The effect of parasitism on clover root weevil flight capability


  • T.M. Eden
  • M. Donald
  • P.J. Gerard



The Irish strain of Microctonus aethiopoides was released in New Zealand in 2006 to help suppress populations of the clover pest clover root weevil (Sitona lepidus) A study was undertaken to determine if this parasitoid will be passively dispersed through flight activity by parasitized hosts In the laboratory Irish M aethiopoides parasitized equally hosts with or without flight muscles and subsequent presence of parasitoid eggs or first instar larvae had no effect on the propensity for S lepidus to prepare to take flight during laboratory observations In the field significantly fewer clover root weevil with flight muscles were found to be parasitized compared to those without flight muscles and those that were parasitized contained predominantly eggs and first instar larvae The results were compared with other Microctonus biocontrol agents released in New Zealand and it was concluded that passive dispersal should play a major role in dispersing Irish M aethiopoides in New Zealand especially in warm dry summers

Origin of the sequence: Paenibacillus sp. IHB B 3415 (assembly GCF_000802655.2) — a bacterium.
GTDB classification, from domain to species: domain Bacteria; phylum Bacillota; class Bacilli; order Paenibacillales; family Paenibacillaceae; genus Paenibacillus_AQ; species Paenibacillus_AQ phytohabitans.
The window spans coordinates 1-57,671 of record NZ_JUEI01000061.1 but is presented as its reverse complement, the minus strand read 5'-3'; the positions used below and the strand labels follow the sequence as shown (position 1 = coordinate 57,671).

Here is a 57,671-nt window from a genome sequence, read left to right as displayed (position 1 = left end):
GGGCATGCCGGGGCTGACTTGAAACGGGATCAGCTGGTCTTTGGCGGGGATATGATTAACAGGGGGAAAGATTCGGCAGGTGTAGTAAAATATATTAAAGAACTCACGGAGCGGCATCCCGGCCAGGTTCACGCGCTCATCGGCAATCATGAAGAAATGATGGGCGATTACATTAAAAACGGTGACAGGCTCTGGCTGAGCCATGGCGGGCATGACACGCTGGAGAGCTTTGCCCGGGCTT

How to Cite

Eden, T., Donald, M. and Gerard, P. 2008. The effect of parasitism on clover root weevil flight capability. New Zealand Plant Protection. 61, (Aug. 2008), 31–34. DOI:




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